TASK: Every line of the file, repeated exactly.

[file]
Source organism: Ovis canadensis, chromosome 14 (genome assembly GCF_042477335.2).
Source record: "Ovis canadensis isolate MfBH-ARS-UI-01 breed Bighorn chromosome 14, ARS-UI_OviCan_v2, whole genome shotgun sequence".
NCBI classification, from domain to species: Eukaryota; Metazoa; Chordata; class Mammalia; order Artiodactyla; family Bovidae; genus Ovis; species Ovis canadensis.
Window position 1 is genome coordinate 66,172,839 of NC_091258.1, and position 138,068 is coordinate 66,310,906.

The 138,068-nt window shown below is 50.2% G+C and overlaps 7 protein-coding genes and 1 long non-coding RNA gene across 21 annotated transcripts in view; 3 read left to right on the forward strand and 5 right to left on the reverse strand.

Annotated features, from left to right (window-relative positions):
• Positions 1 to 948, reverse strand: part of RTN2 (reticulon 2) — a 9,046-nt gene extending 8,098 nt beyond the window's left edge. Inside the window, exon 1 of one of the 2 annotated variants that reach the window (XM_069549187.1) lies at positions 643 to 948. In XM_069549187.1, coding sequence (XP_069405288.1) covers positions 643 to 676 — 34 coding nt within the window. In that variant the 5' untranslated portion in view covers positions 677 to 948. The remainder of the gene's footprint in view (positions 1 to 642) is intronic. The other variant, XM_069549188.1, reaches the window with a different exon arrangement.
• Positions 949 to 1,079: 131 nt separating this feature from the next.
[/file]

Source organism: Ovis canadensis, chromosome 14 (genome assembly GCF_042477335.2).
Source record: "Ovis canadensis isolate MfBH-ARS-UI-01 breed Bighorn chromosome 14, ARS-UI_OviCan_v2, whole genome shotgun sequence".
NCBI classification, from domain to species: Eukaryota; Metazoa; Chordata; class Mammalia; order Artiodactyla; family Bovidae; genus Ovis; species Ovis canadensis.
Window position 1 is genome coordinate 66,172,839 of NC_091258.1, and position 138,068 is coordinate 66,310,906.

The 138,068-nt window shown below is 50.2% G+C and overlaps 7 protein-coding genes and 1 long non-coding RNA gene across 21 annotated transcripts in view; 3 read left to right on the forward strand and 5 right to left on the reverse strand.

Annotated features, from left to right (window-relative positions):
• Positions 1 to 948, reverse strand: part of RTN2 (reticulon 2) — a 9,046-nt gene extending 8,098 nt beyond the window's left edge. Inside the window, exon 1 of one of the 2 annotated variants that reach the window (XM_069549187.1) lies at positions 643 to 948. In XM_069549187.1, coding sequence (XP_069405288.1) covers positions 643 to 676 — 34 coding nt within the window. In that variant the 5' untranslated portion in view covers positions 677 to 948. The remainder of the gene's footprint in view (positions 1 to 642) is intronic. The other variant, XM_069549188.1, reaches the window with a different exon arrangement.
• Positions 949 to 1,079: 131 nt separating this feature from the next.